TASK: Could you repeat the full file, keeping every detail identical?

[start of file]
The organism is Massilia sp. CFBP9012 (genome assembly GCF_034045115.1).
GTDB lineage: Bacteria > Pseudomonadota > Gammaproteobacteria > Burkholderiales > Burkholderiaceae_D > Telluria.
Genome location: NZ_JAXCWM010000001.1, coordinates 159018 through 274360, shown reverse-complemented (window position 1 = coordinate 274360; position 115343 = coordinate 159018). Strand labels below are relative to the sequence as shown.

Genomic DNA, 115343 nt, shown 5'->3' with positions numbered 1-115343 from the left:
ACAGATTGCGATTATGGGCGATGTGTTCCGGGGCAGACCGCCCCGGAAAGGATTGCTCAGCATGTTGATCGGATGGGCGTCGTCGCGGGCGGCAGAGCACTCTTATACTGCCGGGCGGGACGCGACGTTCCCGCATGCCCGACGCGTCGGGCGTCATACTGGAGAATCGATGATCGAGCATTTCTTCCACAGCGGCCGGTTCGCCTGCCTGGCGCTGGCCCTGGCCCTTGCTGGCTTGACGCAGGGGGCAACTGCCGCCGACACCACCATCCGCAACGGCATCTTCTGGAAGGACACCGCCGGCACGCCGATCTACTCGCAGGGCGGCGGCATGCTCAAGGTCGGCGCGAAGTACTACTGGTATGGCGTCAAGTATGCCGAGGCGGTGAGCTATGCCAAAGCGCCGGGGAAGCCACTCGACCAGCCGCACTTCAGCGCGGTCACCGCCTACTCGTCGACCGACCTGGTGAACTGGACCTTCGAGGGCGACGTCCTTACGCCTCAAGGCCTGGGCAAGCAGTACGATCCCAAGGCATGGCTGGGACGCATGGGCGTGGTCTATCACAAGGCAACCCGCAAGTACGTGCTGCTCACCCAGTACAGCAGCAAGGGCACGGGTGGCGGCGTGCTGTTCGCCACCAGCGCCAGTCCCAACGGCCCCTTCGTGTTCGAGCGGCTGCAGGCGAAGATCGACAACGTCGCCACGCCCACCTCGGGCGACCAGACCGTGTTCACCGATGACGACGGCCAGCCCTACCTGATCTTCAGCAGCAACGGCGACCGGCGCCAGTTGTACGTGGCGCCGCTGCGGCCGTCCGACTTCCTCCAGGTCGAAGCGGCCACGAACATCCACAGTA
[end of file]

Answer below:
The organism is Massilia sp. CFBP9012 (genome assembly GCF_034045115.1).
GTDB lineage: Bacteria > Pseudomonadota > Gammaproteobacteria > Burkholderiales > Burkholderiaceae_D > Telluria.
Genome location: NZ_JAXCWM010000001.1, coordinates 159018 through 274360, shown reverse-complemented (window position 1 = coordinate 274360; position 115343 = coordinate 159018). Strand labels below are relative to the sequence as shown.

Genomic DNA, 115343 nt, shown 5'->3' with positions numbered 1-115343 from the left:
ACAGATTGCGATTATGGGCGATGTGTTCCGGGGCAGACCGCCCCGGAAAGGATTGCTCAGCATGTTGATCGGATGGGCGTCGTCGCGGGCGGCAGAGCACTCTTATACTGCCGGGCGGGACGCGACGTTCCCGCATGCCCGACGCGTCGGGCGTCATACTGGAGAATCGATGATCGAGCATTTCTTCCACAGCGGCCGGTTCGCCTGCCTGGCGCTGGCCCTGGCCCTTGCTGGCTTGACGCAGGGGGCAACTGCCGCCGACACCACCATCCGCAACGGCATCTTCTGGAAGGACACCGCCGGCACGCCGATCTACTCGCAGGGCGGCGGCATGCTCAAGGTCGGCGCGAAGTACTACTGGTATGGCGTCAAGTATGCCGAGGCGGTGAGCTATGCCAAAGCGCCGGGGAAGCCACTCGACCAGCCGCACTTCAGCGCGGTCACCGCCTACTCGTCGACCGACCTGGTGAACTGGACCTTCGAGGGCGACGTCCTTACGCCTCAAGGCCTGGGCAAGCAGTACGATCCCAAGGCATGGCTGGGACGCATGGGCGTGGTCTATCACAAGGCAACCCGCAAGTACGTGCTGCTCACCCAGTACAGCAGCAAGGGCACGGGTGGCGGCGTGCTGTTCGCCACCAGCGCCAGTCCCAACGGCCCCTTCGTGTTCGAGCGGCTGCAGGCGAAGATCGACAACGTCGCCACGCCCACCTCGGGCGACCAGACCGTGTTCACCGATGACGACGGCCAGCCCTACCTGATCTTCAGCAGCAACGGCGACCGGCGCCAGTTGTACGTGGCGCCGCTGCGGCCGTCCGACTTCCTCCAGGTCGAAGCGGCCACGAACATCCACAGTA